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John Hoffman, DU


I was raised in Virginia by Southern parents, so I know grits. Dad’s grits were flavorless until you buried them in butter and syrup. By comparison, many of the grits you’ll find in restaurants today are almost identical to soft, creamy polenta. If you’re ever anywhere near Charleston, South Carolina, and you don’t try the shrimp and grits at Magnolias restaurant, you’re missing out.

Your local market might stock anything from instant grits to quick grits to stone-ground grits. Though they take much longer to cook, I think stone-ground grits have the best texture and flavor. Some purists still mix their grits with water, but I prefer using chicken broth. My basic preparation starts with 6 cups of chicken broth, a little butter, and two cups of grits. Stir them often, and as they thicken, add cream and grated cheese and continue to stir until smooth.

Although grits are most often paired with shellfish, they are just as delicious when topped with perfectly cooked teal breast fillets. To avoid the messy liquid that leaches out of cooked meat and mixes with the grits, it’s best to air-dry the breast fillets, uncovered, in the refrigerator for at least 12 hours before cooking. As with most other ducks, you should save the legs and carcasses to make a delicious duck stock.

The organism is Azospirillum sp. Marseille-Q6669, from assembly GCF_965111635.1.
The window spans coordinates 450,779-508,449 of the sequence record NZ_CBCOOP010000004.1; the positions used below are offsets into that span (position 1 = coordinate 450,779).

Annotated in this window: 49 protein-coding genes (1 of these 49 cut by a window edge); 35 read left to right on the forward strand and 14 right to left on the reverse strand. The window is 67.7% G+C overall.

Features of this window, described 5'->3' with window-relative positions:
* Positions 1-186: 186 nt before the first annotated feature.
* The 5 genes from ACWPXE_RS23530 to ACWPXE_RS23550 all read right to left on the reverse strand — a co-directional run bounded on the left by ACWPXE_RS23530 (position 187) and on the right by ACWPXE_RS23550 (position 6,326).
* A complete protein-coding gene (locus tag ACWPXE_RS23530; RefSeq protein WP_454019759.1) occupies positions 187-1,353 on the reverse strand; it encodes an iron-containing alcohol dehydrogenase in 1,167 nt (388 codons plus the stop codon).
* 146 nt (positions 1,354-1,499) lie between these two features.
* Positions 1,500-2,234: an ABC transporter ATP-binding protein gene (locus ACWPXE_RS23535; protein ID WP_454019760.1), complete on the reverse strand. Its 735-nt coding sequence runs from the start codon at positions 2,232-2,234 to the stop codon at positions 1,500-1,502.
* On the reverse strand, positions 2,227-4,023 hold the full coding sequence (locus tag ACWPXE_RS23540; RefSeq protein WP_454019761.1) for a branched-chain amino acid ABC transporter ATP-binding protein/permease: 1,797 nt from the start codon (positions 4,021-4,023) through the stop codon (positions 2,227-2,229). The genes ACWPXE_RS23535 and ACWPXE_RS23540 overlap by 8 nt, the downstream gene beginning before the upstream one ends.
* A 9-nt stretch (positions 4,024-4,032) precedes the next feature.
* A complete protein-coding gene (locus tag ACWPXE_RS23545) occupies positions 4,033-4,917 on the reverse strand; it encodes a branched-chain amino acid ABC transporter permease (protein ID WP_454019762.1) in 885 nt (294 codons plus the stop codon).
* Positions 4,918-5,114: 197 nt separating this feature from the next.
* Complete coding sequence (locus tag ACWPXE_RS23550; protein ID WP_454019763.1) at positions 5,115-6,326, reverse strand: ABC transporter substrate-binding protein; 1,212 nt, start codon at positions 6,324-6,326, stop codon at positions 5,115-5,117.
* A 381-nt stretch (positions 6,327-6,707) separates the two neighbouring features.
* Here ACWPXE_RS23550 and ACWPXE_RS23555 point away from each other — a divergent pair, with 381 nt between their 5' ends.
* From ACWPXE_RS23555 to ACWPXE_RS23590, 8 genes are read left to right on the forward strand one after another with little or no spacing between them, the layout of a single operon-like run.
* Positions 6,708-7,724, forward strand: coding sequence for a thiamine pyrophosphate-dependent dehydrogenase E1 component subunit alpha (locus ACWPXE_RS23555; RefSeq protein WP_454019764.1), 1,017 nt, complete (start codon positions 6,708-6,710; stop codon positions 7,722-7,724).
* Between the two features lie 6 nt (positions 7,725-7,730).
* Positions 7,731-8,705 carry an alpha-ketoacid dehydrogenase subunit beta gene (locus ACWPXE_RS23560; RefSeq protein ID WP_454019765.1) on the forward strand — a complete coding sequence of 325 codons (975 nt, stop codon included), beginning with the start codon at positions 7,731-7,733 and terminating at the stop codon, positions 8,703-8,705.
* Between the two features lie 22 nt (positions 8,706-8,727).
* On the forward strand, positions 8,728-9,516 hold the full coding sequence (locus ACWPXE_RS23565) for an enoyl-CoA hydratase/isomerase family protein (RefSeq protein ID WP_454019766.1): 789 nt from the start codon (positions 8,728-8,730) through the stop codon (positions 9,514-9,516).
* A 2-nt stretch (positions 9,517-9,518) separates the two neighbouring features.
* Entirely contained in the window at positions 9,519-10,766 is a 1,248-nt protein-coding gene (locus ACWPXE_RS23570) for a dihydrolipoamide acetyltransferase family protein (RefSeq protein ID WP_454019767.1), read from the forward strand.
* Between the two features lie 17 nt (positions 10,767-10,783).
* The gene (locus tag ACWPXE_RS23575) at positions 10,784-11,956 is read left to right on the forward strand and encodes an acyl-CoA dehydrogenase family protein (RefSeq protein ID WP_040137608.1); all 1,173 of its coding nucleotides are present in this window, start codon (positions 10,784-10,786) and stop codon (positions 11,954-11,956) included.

Teal with Grits

INGREDIENTS - Yields: 4 servings

The Grits

  • 6 cups chicken broth
  • 2 tablespoons butter
  • 2 cups stone-ground grits (if using quick grits, follow the package directions)
  • 1 cup heavy (whipping) cream
  • 1 1/2 cups shredded white cheddar, Parmesan, or Gruyère cheese
  • Salt to taste

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John Hoffman, DU

For the best flavor and texture, use stone-ground grits prepared with chicken broth, butter, cheese, and cream.


The Teal

  • 8 teal breast fillets, preferably with skin intact
  • Olive oil
  • Salt and pepper


The Sauce

  • 1 tablespoon butter
  • 1/2 cup diced bacon, tasso ham, or prosciutto
  • 1/4 cup diced onion
  • 1/2 cup diced bell pepper, any color
  • 3 minced garlic cloves
  • 2 tablespoons flour
  • 2 cups chicken broth
  • Dash hot sauce (optional)

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John Hoffman, DU


  1. To prepare the grits, bring the chicken broth and butter to a boil in a medium pot over medium heat. Stir in grits, a little at a time, and reduce heat to low. Stir often until grits thicken, about 20 minutes. Then stir in heavy cream and cheese. Continue to stir until grits are smooth and creamy. Season to taste with salt.
  2. Rub teal breast fillets with olive oil, salt, and pepper. Heat a large skillet over medium heat and add teal, skin side down. Cook until the skin is crisp. Flip over and cook another 2 minutes, and transfer to paper towels to drain.
  3. In the same skillet over medium-high heat, add butter, bacon,
    onion, and bell pepper. Cook until bacon is done. Add garlic and sprinkle flour over contents of skillet. Cook while stirring for 2 minutes. Stir in chicken broth, bring to a boil, and reduce liquid by one-third. Add hot sauce, if desired. Return teal breast fillets to the skillet to warm.
  4. To serve, remove the teal breast fillets from the skillet and slice each one into 4 or 5 slices. Mound grits in shallow bowls, spoon the sauce around the outside of the grits, and arrange teal on top of the grits.